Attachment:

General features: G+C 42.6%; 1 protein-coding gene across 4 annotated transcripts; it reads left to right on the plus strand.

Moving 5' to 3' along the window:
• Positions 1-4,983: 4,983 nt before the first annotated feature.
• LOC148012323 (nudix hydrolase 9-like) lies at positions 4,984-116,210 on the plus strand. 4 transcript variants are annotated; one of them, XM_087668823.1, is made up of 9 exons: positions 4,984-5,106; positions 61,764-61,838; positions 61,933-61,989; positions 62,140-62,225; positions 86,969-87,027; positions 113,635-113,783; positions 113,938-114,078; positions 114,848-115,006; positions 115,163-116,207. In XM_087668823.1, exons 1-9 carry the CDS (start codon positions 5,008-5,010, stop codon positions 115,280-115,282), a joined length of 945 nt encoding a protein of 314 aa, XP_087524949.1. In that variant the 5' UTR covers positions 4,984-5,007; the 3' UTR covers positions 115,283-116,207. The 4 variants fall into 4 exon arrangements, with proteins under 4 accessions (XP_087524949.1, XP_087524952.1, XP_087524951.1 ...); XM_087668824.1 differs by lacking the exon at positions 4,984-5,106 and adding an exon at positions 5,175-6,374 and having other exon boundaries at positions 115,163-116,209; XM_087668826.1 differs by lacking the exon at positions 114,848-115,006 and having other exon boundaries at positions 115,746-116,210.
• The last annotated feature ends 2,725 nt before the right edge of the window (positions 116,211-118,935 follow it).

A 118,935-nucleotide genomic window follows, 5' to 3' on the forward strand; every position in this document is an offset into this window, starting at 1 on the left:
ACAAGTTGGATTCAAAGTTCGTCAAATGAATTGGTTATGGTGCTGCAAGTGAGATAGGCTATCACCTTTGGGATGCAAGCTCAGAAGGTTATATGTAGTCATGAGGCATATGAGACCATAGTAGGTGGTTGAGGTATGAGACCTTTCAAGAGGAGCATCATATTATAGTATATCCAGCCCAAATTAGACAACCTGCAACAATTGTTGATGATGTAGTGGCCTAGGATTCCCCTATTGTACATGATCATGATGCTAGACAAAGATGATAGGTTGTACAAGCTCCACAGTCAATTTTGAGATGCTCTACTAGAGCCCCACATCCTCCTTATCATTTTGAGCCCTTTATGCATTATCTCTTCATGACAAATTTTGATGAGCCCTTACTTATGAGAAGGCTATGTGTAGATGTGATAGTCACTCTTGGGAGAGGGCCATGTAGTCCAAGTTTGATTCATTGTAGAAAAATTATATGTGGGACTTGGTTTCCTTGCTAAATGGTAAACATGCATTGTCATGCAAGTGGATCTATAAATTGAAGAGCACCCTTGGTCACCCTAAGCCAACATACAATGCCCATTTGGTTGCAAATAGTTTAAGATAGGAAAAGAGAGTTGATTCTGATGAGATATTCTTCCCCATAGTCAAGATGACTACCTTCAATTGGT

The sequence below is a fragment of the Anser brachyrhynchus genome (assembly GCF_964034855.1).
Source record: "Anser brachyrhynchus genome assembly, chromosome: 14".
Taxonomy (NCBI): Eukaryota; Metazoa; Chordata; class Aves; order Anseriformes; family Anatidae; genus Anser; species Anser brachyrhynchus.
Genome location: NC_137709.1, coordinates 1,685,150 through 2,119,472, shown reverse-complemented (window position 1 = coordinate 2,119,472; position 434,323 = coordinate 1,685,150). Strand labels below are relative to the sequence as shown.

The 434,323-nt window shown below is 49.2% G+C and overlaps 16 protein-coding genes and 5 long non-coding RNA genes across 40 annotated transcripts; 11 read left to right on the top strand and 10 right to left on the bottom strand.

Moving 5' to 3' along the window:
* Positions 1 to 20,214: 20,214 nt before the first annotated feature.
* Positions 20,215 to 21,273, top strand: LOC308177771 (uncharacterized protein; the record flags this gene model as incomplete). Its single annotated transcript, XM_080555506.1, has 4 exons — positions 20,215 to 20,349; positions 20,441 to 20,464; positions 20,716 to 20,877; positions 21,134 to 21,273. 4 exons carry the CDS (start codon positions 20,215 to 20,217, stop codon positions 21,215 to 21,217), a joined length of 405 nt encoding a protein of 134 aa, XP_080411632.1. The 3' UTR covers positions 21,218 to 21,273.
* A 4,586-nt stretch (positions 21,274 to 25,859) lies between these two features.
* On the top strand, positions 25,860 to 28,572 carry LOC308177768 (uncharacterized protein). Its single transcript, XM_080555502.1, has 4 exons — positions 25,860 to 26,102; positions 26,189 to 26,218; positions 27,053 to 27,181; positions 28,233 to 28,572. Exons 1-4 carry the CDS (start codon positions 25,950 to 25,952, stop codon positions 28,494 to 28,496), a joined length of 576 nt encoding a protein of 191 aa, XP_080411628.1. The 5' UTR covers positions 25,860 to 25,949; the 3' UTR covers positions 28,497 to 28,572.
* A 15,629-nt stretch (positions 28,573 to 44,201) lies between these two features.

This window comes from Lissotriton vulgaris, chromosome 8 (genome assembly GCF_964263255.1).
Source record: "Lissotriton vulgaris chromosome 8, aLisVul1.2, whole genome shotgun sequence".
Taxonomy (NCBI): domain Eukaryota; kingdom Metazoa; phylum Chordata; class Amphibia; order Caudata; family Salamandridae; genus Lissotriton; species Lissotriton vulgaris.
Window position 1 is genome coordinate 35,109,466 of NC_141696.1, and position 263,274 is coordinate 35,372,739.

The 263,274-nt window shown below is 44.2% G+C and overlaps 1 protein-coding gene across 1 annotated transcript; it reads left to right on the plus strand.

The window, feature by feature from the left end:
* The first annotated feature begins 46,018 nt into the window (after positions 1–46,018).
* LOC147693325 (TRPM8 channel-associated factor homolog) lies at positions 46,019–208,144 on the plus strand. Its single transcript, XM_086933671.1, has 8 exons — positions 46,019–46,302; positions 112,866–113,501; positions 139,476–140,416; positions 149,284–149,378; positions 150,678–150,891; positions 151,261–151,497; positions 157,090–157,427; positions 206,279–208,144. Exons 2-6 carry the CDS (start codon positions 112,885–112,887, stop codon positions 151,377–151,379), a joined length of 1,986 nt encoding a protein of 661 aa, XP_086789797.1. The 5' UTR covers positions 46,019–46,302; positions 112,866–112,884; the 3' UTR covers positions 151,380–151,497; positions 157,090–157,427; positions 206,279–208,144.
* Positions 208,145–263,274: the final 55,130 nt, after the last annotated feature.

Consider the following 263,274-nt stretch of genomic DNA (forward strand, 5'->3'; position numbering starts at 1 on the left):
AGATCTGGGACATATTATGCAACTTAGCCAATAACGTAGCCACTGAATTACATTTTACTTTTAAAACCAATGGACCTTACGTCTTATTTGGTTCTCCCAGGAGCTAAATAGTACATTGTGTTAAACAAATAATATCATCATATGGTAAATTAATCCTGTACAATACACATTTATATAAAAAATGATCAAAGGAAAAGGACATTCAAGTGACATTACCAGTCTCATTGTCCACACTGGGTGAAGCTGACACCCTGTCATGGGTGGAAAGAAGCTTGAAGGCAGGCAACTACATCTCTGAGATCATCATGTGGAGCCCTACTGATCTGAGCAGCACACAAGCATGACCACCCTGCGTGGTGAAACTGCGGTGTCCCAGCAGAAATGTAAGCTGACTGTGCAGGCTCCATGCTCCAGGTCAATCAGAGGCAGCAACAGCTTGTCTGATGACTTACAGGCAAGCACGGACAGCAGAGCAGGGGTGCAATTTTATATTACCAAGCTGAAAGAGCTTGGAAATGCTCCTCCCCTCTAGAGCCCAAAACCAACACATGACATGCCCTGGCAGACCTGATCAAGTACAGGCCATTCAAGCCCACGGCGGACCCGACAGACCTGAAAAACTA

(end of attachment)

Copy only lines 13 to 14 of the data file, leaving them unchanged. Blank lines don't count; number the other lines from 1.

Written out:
Moving 5' to 3' along the window:
* Positions 1 to 20,214: 20,214 nt before the first annotated feature.